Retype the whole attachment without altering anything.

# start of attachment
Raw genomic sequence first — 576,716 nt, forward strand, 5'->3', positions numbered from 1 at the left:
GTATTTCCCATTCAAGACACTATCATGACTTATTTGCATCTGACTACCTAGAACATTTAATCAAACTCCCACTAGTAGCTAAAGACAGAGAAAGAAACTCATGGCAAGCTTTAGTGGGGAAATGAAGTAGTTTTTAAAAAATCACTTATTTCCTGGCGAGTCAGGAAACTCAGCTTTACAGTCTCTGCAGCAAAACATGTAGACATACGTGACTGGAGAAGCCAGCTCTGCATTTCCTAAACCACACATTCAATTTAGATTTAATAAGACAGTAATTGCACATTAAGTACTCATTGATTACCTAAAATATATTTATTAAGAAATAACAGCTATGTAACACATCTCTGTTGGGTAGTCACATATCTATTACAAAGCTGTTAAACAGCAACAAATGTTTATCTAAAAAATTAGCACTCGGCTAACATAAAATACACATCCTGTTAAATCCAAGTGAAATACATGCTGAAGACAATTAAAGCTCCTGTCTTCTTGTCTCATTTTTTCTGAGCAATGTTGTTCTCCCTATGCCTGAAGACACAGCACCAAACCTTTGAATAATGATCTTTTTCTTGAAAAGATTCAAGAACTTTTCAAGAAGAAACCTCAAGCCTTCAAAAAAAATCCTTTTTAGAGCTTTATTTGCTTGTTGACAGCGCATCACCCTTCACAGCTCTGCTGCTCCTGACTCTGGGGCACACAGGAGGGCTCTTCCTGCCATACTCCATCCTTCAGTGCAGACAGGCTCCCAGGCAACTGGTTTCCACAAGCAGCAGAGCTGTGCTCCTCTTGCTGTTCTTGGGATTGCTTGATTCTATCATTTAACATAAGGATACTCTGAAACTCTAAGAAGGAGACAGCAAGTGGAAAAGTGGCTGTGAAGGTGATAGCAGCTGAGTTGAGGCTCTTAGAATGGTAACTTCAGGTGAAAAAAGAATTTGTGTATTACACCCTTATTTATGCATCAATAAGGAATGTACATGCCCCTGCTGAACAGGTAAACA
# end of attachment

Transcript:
Raw genomic sequence first — 576,716 nt, forward strand, 5'->3', positions numbered from 1 at the left:
GTATTTCCCATTCAAGACACTATCATGACTTATTTGCATCTGACTACCTAGAACATTTAATCAAACTCCCACTAGTAGCTAAAGACAGAGAAAGAAACTCATGGCAAGCTTTAGTGGGGAAATGAAGTAGTTTTTAAAAAATCACTTATTTCCTGGCGAGTCAGGAAACTCAGCTTTACAGTCTCTGCAGCAAAACATGTAGACATACGTGACTGGAGAAGCCAGCTCTGCATTTCCTAAACCACACATTCAATTTAGATTTAATAAGACAGTAATTGCACATTAAGTACTCATTGATTACCTAAAATATATTTATTAAGAAATAACAGCTATGTAACACATCTCTGTTGGGTAGTCACATATCTATTACAAAGCTGTTAAACAGCAACAAATGTTTATCTAAAAAATTAGCACTCGGCTAACATAAAATACACATCCTGTTAAATCCAAGTGAAATACATGCTGAAGACAATTAAAGCTCCTGTCTTCTTGTCTCATTTTTTCTGAGCAATGTTGTTCTCCCTATGCCTGAAGACACAGCACCAAACCTTTGAATAATGATCTTTTTCTTGAAAAGATTCAAGAACTTTTCAAGAAGAAACCTCAAGCCTTCAAAAAAAATCCTTTTTAGAGCTTTATTTGCTTGTTGACAGCGCATCACCCTTCACAGCTCTGCTGCTCCTGACTCTGGGGCACACAGGAGGGCTCTTCCTGCCATACTCCATCCTTCAGTGCAGACAGGCTCCCAGGCAACTGGTTTCCACAAGCAGCAGAGCTGTGCTCCTCTTGCTGTTCTTGGGATTGCTTGATTCTATCATTTAACATAAGGATACTCTGAAACTCTAAGAAGGAGACAGCAAGTGGAAAAGTGGCTGTGAAGGTGATAGCAGCTGAGTTGAGGCTCTTAGAATGGTAACTTCAGGTGAAAAAAGAATTTGTGTATTACACCCTTATTTATGCATCAATAAGGAATGTACATGCCCCTGCTGAACAGGTAAACA